Warwick during the Civil War
The American Civil War (1861-65) marked a very definite turning point in Warwick’s history. Many young men from the town’s oldest families once again went to war. O.P. Fuller’s history of the town lists at least 15 Arnolds, six Rhodeses, 15 Greenes and eight Gortons in the ranks. They were joined by Braytons, Rays, Bennetts and Browns. In addition, new names in the area were added from the ranks of the Irish who had come to build the railroad in the 1840s and who worked in the mills. Now names such as Carroll, Gallagher, Finnegan, Duffy and O’Neill appeared with frequency in all regiments from Warwick.
The Civil War has often been called “the last of the old wars and the first of the new” because of advances in technology and military strategy. The same words can be used to describe the economic and social life in Warwick as tremendous changes resulted from the conflict. Warwick responded to all eight calls for volunteers and, as the war progressed, the list of dead and wounded began to grow. The death toll in this war was staggering. Over 1,033 Rhode Island troop members died in the struggle. The state contributed 28,000 men to the Union cause and 2,130 of these came from Kent County. Among the most famous Warwick heroes were Elisha Hunt Rhodes, George Sears Greene, Governor William Sprague, Samuel Dana Greene and Charles R. Brayton.
Rhode Island, the last state to join the Union, was the first to offer to defend it as Gov. Sprague led the First R.I. Regiment to Washington, D.C. He was also present at the disastrous First Battle of Bull Run. During the fight, in which the First and Second Rhode Island Regiments took part, Sprague narrowly missed death a number of times. In the panic that followed the Union Army’s attempt to make an orderly retreat, 167 R.I. troops died. After this battle, the First R.I. Regiment disbanded and Sprague returned to Rhode Island.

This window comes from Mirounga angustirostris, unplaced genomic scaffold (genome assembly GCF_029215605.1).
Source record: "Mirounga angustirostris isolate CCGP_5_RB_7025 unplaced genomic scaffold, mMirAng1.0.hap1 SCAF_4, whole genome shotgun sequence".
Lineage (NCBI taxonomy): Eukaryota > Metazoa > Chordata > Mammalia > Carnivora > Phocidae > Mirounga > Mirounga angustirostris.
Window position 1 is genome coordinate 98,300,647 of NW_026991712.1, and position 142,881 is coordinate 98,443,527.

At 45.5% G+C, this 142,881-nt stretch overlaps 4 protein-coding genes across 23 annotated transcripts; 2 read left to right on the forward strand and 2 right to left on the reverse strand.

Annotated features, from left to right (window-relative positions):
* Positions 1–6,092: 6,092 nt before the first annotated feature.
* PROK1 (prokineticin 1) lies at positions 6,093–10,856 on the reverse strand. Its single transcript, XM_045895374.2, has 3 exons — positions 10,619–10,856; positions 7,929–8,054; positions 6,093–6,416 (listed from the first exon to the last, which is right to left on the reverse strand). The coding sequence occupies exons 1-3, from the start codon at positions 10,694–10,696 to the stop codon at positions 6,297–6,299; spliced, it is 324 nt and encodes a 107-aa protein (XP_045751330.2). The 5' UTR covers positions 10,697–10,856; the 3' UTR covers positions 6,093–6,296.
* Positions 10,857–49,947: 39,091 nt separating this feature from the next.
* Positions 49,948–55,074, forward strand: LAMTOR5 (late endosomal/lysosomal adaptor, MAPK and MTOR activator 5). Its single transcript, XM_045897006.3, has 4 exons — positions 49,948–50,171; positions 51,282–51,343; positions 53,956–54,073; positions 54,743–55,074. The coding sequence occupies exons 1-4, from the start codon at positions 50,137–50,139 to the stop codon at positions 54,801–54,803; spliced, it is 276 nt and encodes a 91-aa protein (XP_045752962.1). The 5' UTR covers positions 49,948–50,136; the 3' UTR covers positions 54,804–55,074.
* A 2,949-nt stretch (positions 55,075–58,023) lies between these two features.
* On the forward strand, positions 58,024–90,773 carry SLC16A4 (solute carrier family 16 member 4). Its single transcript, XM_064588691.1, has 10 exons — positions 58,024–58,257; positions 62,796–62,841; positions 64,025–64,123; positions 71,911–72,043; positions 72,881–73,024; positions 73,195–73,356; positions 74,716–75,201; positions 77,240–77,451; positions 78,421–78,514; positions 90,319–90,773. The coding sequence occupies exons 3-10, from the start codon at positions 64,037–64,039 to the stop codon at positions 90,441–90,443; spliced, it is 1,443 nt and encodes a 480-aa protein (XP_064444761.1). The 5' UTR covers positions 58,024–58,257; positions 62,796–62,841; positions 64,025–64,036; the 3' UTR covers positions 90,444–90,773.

The 2nd Regiment remained and went on to take part in nearly every significant action of the war in the east. One of the soldiers who captured the very essence of the war was Elisha Hunt Rhodes. He enlisted as a private at age 19 in 1861 and rose to the rank of colonel by the end of the war. Rhodes’ story is eloquently retold in "All for the Union," edited by his kinsman, Robert Hunt Rhodes.
Rhodes made it very clear from the very first he was doing it “all for the Union.” His letters bring forth an insight into the struggle that is unequaled. From these letters Rhodes takes us through the war from the troops leaving Providence to the Potomac to the Rappahanock (which he says “resembles the Pawtuxet very much”) and on to the final victory at Appomattox. Rhodes participated in the first battle of Bull Run, where the nation learned of the horrible reality of war. He and the R.I. 2nd, along with the 4th, 7th and 12th R.I. Regiments, were present at the tragic disaster at Fredericksburg on December 13, 1862. At this battle, the 12th was in the “hottest part of the fight” and lost 109 men, killed or wounded. Sixteen of these casualties were from Warwick. Rhodes was also a participant in the Wilderness Campaign and in the siege of Petersburg.